This week, all 30 Major League Baseball franchises opened their spring training camps in Arizona and Florida for six weeks of tune-ups, drills, and simulated games before the season gets underway at the end of March.
But this year, a 31st camp is taking place alongside the rest. In Bradenton, Florida, a group of several dozen Major Leaguers arrived on Tuesday to participate in team activities of their own, with one significant omission: the team.
With 41 days until first pitch, dozens of the game’s top players find themselves unemployed. They are free agents, players whose contracts expired at the end of last season and have yet to be re-signed by another team.
In most years, the best available free agents get snatched up quickly during the offseason, signing lucrative contracts roughly commensurate with their performance on the field. Free agency, in other words, is a crucial tool for players to ensure they are being paid fair market value, and that the billionaire owners of the 30 professional franchises redirect the revenue generated each year and invest it back into the team itself.
But not this year. As of publication, top players like Jake Arrieta, J.D. Martinez, Mike Moustakas, and Eric Hosmer all remain unsigned. All four of those players were starters for playoff teams in the last three seasons. One is just two years removed from a Cy Young Award. Two others finished in the top 15 in MVP voting just last season. In any other year, all of them would have already been signed to multi-year contracts valued at well over $100 million apiece.
It can be disconcerting to talk about labor relations in regard to salaries that stretch into nine figures, but make no mistake: Major League Baseball’s ongoing labor crisis is part and parcel of the same labor disputes that baseball fans across the country are experiencing at a more pedestrian scale.
The biggest charge being leveled against ownership by unsigned players and their agents — albeit quietly — is collusion. It’s strange, players argue, that none of the 30 teams in the league appear to be competing all that hard to sign players who, by all accounts, would significantly improve a team’s competitiveness. In a normal market, a top free agent — be they a baseball player, skilled computer coder, distinguished professor, or celebrated musician — fields numerous offers from potential employers, uses those offers to negotiate for a higher salary or friendlier terms, and ultimately ends up accepting the job that best suits him or her. In a market where all of the employers collude among themselves, there is no room for negotiating. Employers have all the power, and employees are ultimately forced to accept unfriendly terms or be pushed out of the industry altogether.
The MLB Players Association, the union tasked with representing the interests of the league’s players, hasn’t yet formally accused owners of collusion, but nor has it dismissed the notion entirely. And why should it? Baseball has brazenly engaged in collusion before, most notably during the late 1980s, when the entire league established a de facto rulebook to dictate the size and length of player contracts. The MLBPA and individual players have threatened the league with legal action numerous times in the years since on the basis of collusion, and have pried some concessions out of ownership in the process.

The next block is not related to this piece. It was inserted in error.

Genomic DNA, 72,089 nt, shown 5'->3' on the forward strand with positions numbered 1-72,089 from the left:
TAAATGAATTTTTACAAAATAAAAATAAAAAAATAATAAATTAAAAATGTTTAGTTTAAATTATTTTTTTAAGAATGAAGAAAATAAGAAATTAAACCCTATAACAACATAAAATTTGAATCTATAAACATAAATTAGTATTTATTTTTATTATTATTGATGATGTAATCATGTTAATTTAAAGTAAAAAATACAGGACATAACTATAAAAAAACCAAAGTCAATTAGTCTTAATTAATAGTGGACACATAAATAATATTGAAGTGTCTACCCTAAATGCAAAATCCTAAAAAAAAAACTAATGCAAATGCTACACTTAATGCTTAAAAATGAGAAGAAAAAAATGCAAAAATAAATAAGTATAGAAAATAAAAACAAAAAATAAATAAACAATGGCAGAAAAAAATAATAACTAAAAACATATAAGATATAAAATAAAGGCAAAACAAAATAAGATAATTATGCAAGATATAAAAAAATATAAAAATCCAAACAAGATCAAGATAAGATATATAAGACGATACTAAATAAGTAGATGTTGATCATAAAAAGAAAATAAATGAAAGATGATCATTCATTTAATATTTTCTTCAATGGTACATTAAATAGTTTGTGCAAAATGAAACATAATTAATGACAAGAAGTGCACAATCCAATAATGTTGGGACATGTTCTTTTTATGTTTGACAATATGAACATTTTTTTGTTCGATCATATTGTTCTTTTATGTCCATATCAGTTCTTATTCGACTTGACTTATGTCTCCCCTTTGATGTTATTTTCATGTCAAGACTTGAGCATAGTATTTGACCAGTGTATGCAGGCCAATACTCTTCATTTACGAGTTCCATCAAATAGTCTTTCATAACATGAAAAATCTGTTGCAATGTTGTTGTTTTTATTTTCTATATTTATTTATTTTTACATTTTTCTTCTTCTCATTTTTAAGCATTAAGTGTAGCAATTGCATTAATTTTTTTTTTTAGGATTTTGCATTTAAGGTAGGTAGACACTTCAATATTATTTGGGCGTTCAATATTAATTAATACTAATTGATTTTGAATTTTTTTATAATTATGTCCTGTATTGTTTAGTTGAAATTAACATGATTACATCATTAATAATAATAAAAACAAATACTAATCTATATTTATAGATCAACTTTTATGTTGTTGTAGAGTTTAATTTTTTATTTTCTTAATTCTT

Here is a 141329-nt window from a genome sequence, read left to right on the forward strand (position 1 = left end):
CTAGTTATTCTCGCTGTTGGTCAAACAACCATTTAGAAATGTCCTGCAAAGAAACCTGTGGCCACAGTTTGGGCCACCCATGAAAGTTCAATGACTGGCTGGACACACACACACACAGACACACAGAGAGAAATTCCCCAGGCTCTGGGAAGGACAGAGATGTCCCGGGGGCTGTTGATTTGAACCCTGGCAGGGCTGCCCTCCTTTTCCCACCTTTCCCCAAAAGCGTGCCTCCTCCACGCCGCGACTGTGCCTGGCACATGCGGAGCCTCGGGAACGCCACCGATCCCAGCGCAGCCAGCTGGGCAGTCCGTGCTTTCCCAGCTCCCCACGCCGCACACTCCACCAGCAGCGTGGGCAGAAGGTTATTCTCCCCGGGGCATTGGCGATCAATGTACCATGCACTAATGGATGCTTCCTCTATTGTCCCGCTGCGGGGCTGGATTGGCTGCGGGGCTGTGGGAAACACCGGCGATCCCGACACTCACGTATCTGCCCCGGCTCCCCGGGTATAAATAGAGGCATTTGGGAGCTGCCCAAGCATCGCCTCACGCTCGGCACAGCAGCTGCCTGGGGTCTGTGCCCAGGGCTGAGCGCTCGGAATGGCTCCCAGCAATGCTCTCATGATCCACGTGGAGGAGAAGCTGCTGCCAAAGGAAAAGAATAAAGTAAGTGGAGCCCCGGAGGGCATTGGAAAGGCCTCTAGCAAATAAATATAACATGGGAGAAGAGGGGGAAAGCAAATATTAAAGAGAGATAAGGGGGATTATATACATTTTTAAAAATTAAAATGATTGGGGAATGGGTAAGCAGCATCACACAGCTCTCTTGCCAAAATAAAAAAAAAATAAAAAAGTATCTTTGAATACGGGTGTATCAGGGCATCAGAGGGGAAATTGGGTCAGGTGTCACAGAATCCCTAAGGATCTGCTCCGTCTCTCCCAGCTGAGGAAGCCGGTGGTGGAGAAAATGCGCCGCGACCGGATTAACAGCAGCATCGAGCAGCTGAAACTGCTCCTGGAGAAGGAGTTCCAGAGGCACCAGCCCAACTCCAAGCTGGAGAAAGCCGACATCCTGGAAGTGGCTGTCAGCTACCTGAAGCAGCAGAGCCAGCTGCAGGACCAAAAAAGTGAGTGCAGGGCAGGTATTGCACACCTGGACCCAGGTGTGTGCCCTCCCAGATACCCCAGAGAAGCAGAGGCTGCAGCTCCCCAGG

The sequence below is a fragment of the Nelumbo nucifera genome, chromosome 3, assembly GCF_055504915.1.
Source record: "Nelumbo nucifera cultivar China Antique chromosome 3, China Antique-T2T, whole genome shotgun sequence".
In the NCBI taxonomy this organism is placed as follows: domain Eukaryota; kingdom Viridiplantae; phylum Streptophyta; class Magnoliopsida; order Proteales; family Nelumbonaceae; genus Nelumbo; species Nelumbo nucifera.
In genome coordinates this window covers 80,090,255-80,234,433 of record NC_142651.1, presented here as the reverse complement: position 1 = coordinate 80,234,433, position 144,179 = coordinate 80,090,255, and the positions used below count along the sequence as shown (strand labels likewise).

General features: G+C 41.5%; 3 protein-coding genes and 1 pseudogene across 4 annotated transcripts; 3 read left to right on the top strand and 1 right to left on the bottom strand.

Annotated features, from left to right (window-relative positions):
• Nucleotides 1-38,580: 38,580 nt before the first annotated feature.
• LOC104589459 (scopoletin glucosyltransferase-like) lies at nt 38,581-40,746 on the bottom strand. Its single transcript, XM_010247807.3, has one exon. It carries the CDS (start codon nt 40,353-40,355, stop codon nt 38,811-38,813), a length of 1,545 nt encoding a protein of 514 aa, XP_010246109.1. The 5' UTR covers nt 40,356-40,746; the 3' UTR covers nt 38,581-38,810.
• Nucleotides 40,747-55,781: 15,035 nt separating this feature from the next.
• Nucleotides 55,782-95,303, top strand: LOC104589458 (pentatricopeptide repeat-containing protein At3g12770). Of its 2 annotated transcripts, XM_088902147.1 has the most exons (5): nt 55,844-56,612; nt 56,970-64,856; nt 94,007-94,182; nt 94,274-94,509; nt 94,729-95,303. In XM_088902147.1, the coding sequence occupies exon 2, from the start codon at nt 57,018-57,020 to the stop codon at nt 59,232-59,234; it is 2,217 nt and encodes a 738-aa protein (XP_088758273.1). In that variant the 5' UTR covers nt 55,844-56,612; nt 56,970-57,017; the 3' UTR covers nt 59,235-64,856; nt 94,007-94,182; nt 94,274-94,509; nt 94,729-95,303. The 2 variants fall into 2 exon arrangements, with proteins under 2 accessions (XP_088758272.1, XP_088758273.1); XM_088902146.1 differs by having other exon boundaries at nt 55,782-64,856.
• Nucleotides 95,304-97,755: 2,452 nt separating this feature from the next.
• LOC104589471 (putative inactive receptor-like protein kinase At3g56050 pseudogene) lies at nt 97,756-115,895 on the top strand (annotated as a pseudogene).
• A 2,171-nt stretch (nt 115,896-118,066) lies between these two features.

League officials, of course, deny all allegations of collusion. They point to an inconvenient confluence of events as the cause for depressed contract offers this year, including the looming 2018 free agent market, when several generational superstars will all be available for teams to sign. Some, like Nationals outfielder Bryce Harper, could fetch contracts valued at close to half a billion dollars, perhaps leading some teams to lay off signing expensive deals now in favor of making a bigger splash in a year.
The league’s wealthiest teams — the Yankees, the Dodgers, the Red Sox, for instance — have also made efforts to rein in their payrolls this year in order to fall below the league-imposed salary tax threshold, which exists to redistribute some money to smaller market teams that otherwise wouldn’t be able to compete for top players. Compounding that problem, teams like the Cubs and Astros have won World Series titles in the last two years by dramatically tightening their financial belts first, then building up a winning team from scratch. It’s a model that several other teams are now eager to try — meaning that of the 30 franchises in baseball, as many as half are not interested in spending money on players right now.
Those answers have not satisfied the players’ union, or the players themselves. Though the list of unsigned free agents is relatively small compared to the number of players currently on a big league roster, the implications of this quiet off-season and the scarcity of team dollars is concerning to anyone who is approaching the end of their existing contract. “Spring training has always been associated with hope for a new season. This year a significant number of teams are engaged in a race to the bottom,” said MLBPA Executive Director Tony Clark in a statement last week. “This conduct is a fundamental breach of the trust between a team and its fans and threatens the very integrity of our game.”
Last month, Dodgers closer Kenly Jansen, one of the best relief pitchers in the game, floated the idea of a walkout, which hasn’t happened in baseball since 1994. “Maybe we have to go on strike, to be honest with you,” Jansen said at a team event in late January.
It’s not an unreasonable proposition. While dozens of the game’s best athletes languish without a job and league-wide payroll might drop for the first time in almost a decade, the 30 owners are raking in the dough. Last season set a new record for revenue at over $10 billion. Baseball, it turns out, is as American as apple pie and a widening income gap.